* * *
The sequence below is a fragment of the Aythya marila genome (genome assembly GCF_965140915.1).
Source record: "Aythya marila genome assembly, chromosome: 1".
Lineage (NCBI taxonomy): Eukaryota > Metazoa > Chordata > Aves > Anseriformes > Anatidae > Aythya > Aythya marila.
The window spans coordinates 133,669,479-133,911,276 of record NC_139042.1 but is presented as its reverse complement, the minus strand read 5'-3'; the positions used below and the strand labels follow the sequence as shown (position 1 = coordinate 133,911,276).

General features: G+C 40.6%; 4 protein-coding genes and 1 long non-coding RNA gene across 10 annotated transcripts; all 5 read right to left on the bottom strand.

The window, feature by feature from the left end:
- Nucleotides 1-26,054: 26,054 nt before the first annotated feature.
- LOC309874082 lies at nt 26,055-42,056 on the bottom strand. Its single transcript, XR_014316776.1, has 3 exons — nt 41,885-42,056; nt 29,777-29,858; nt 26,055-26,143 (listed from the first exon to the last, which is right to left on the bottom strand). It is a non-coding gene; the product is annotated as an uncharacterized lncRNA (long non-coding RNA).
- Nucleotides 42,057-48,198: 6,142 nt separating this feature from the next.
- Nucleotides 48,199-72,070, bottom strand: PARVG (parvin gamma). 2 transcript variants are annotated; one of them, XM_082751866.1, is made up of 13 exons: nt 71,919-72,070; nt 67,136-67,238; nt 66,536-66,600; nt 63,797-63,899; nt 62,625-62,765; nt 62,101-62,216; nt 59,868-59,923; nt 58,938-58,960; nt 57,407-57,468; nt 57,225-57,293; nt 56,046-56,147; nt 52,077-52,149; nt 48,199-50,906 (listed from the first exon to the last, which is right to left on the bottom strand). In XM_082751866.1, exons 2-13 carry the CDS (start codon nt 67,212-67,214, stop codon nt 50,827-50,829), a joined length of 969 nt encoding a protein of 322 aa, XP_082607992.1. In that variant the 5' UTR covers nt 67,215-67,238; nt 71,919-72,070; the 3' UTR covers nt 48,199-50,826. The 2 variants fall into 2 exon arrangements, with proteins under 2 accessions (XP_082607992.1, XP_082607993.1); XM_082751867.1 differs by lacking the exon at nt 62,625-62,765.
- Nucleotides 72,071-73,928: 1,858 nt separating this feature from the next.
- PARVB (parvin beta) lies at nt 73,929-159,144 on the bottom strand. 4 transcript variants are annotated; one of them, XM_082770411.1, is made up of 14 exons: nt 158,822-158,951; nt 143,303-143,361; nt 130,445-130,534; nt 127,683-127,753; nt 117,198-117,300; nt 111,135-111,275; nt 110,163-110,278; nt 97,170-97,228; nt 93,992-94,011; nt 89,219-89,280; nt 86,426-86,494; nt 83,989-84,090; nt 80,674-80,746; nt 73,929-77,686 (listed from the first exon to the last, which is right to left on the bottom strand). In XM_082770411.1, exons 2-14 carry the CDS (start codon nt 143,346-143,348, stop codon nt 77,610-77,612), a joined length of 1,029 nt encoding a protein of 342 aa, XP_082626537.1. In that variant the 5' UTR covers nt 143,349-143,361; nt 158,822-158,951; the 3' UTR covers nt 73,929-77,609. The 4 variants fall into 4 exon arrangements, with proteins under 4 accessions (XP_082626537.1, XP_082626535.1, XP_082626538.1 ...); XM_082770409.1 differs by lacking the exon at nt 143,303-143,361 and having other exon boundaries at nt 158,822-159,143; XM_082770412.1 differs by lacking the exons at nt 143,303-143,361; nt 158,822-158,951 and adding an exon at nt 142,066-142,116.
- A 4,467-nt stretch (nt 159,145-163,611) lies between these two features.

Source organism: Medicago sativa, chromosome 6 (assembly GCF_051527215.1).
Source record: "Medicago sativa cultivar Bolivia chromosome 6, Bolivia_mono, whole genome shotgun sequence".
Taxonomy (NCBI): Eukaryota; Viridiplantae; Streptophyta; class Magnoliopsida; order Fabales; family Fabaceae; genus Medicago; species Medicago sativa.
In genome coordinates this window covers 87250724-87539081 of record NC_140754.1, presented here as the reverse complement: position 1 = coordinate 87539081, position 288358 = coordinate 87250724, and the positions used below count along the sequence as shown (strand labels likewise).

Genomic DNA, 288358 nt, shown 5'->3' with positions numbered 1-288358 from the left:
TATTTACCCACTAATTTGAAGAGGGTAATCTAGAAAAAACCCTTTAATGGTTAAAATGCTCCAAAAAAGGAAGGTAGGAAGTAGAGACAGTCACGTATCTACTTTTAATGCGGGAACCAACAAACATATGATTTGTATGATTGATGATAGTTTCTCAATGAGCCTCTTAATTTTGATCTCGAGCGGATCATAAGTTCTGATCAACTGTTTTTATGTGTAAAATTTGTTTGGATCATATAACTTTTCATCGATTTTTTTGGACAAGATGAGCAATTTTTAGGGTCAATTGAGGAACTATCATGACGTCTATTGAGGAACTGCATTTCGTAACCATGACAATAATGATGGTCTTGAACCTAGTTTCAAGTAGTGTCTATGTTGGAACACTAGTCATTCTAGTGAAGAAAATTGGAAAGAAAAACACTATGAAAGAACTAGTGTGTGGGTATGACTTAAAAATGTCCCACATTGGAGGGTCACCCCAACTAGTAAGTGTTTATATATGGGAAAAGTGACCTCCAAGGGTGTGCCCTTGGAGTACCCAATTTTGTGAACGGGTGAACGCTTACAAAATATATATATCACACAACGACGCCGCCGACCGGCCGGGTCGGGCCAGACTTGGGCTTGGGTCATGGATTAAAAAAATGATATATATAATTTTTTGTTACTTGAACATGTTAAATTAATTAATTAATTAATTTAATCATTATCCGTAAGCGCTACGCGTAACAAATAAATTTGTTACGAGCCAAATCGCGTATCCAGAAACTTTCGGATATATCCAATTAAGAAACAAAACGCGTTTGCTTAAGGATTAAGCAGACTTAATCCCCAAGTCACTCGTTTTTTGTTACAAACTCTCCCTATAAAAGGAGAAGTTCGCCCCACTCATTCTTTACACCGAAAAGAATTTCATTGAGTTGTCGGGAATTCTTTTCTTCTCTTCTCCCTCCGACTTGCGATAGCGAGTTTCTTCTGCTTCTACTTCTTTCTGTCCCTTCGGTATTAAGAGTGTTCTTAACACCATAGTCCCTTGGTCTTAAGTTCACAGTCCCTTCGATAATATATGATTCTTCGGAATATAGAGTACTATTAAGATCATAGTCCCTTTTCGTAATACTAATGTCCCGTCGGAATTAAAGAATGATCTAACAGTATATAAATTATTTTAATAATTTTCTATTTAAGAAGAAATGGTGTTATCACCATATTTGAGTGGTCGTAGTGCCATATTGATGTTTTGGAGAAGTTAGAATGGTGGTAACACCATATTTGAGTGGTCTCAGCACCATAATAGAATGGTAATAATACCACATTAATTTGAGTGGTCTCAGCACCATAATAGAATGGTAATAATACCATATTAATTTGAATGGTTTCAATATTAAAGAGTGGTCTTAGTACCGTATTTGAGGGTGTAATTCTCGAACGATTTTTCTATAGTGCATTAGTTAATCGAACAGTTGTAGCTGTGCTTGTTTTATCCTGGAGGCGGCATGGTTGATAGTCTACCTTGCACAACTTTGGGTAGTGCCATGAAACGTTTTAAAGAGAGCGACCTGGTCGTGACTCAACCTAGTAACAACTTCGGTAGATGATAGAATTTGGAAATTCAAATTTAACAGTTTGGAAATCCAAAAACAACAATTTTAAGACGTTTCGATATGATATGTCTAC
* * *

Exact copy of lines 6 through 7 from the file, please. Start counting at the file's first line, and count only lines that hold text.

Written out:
The window, feature by feature from the left end:
- Nucleotides 1-26,054: 26,054 nt before the first annotated feature.